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Insurance Claims: The Spookiest Part of Halloween?

October is a magical time of year. Crisp Autumn mornings, the changing colors of the leaves, and the massive displays in stores are all signs of one thing: Halloween is drawing near. While ghosts, ghouls, and goblins may be frightening enough, what if we told you there are many more things to fear on Halloween? Though the malicious monsters will fade away after midnight, lacking the proper insurances to protect your home and property can give you a scare that lasts for months or even years to come. To enjoy this holiday with peace of mind, follow these tips to protect yourself inside and outside your home. 

At Home – The Risks: 

While you may offer treats to your visitors on Halloween, some people may choose a trick instead. According to Geico’s research from 2019, instances of vandalism increase by 30% on Halloween compared to the average number of daily claims. Additionally, Halloween is the third most common day for auto theft. Beyond these outside risks, homeowners should also be mindful of potential insurance claims due to fires or injuries to trick-or-treaters. 

How to Prepare: 

To minimize risks while still enjoying the holiday, we recommend that homeowners first ensure that their property is sufficiently well-lit. Bright lighting can serve as a deterrent from would-be vandals. It can also illuminate any potential tripping-hazards in your yard. To protect your vehicle from possible vandalism or theft, it is ideal to park it inside a garage. If this is not an option, park in a well-lit area, lock your doors, and remove any tempting valuables that can be seen from outside. Once you have ensured that your home is well-lit and your car is parked securely, begin reviewing that your decorations have been set up safely. Check your yard for potential tripping hazards such as hidden extension cords or divots in the ground. After confirming that there are no tripping hazards outside the home, check your decorations for potential fire hazards. It’s best to avoid open flames in favor of battery-operated candles or LED lighting as a safer alternative. Ensure that you do not drape any fabrics over these lights to avoid a possible fire. Lastly, confirm that you are appropriately insured from all the spooky possibilities below:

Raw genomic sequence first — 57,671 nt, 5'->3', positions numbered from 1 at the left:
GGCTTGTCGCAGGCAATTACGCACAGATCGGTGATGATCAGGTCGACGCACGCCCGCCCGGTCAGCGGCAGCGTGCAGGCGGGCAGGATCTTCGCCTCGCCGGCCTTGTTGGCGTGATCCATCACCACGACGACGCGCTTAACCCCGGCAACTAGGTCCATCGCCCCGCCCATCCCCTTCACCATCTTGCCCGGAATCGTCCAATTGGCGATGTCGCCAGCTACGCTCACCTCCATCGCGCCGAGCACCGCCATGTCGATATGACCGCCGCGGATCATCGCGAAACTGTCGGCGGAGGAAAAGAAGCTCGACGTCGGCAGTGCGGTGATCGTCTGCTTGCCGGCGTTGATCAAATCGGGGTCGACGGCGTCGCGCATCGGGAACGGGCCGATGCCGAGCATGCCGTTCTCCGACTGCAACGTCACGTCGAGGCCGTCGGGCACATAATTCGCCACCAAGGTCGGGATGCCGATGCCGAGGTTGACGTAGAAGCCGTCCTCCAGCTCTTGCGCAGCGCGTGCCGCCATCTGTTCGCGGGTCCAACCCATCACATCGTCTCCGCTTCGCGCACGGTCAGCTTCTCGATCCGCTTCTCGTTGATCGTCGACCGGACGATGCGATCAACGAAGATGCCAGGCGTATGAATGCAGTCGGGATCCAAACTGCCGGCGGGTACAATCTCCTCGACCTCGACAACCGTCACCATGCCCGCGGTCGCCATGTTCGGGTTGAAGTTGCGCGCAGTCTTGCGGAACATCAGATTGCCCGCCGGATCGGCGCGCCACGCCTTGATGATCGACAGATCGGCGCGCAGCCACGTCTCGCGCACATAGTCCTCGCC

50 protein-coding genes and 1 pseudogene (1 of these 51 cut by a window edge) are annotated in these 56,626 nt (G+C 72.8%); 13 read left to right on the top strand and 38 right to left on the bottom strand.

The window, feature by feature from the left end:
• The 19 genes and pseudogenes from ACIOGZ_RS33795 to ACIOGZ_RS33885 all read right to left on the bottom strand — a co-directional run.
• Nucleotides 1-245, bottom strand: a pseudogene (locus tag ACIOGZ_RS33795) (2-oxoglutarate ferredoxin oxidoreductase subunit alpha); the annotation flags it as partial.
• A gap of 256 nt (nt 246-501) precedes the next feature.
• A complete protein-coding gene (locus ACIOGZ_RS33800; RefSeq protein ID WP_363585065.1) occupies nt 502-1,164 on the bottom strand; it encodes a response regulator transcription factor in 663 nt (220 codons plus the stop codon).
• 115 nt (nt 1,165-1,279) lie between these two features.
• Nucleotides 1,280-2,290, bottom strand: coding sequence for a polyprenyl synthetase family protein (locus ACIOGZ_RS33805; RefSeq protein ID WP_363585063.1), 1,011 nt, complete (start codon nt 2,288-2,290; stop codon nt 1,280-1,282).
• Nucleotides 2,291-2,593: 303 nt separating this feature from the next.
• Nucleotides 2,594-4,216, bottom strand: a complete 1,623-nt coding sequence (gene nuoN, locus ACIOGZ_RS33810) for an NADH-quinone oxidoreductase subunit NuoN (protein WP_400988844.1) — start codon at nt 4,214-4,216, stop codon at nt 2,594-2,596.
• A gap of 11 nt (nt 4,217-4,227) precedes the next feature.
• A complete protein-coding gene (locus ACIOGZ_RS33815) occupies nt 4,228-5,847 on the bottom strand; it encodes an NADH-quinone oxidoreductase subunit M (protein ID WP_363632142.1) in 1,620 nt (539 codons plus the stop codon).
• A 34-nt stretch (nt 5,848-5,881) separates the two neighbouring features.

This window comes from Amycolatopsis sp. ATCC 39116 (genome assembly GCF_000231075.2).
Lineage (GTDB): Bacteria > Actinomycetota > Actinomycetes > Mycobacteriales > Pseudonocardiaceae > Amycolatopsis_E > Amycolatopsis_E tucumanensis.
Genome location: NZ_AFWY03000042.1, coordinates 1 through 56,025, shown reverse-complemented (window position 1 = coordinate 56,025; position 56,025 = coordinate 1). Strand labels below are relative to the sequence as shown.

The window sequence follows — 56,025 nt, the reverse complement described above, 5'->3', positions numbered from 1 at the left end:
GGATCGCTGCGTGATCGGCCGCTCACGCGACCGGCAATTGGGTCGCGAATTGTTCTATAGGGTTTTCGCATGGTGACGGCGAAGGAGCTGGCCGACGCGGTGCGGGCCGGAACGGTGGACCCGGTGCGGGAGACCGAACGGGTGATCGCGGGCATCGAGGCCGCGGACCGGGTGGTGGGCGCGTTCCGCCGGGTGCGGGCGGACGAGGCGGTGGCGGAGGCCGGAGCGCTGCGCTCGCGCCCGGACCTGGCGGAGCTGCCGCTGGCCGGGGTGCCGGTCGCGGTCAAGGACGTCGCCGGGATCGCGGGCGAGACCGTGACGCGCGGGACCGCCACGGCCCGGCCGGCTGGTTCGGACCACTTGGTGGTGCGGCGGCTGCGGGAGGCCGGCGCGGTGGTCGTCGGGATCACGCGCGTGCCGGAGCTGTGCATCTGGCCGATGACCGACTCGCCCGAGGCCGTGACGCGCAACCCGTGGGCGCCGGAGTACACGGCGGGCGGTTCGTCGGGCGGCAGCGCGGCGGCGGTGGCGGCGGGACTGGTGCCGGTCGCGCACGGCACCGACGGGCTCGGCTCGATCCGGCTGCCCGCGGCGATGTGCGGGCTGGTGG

• Comprehensive Auto Insurance: This will cover your vehicle in the event of vandalism or theft.  
  • Homeowners Insurance/Condo Insurance: For traditional single-family homes, Homeowners Insurance will protect you in the event of vandalism or theft inside the house. If you live in a condo, condo insurance protects you from vandalism or theft inside your home. 

 

Going Out – The Risks: 

Whether you have children to take trick-or-treating, or you are attending a party, many people choose to spend Halloween away from home. This can make for a fun and memorable night, but celebrators should be careful while on the road. The U.S. Department of Transportation’s National Traffic Safety Administration reports that an average of 32 people are killed in automotive accidents every Halloween, with 42% of those incidents involving at least one drunk driver. Additionally, Halloween is the deadliest day of the year for pedestrians, with the second deadliest day being November 1 due to incidents after midnight on Halloween. The National Safety Council reports that children are more than twice as likely to be stricken and killed by a vehicle on Halloween than any other day of the year.  

How to Prepare: 

First, whether you are walking or driving, put any electronic devices away. While distracted driving at any time can be a deadly endeavor, the increased foot traffic due to trick-or-treaters requires that drivers be particularly cautious. Remain vigilant of people walking in the road and watch for children in dark costumes that may be difficult to see. If you are trick-or-treating with your children, try to place yourself between them and the road to prevent them from running out. Additionally, look to incorporate reflective tape or lights into your costumes to increase visibility from the road. To stay safe and protected from these risks, make sure you are adequately insured: 

  • Automotive Liability Insurance: This insurance covers medical costs for others if you injure them in a car accident. Additionally, this form of insurance can help pay for legal expenses in a lawsuit relating to an automotive accident. Check your policy to confirm the coverage limit. 
  • Uninsured Motorist/Personal Injury Protection Insurance: These forms of insurance can cover damages in the event of a hit-and-run or other automotive vs. pedestrian incidents. They could cover the medical bills or lost wages as a result of the accident. Please note that rules regarding these forms of insurance vary from state to state; check with your local insurance agent for state-specific questions. 

For more information on ways to properly cover your home and other property with insurance, talk to your local agent today to build the perfect insurance bundle that is right for you.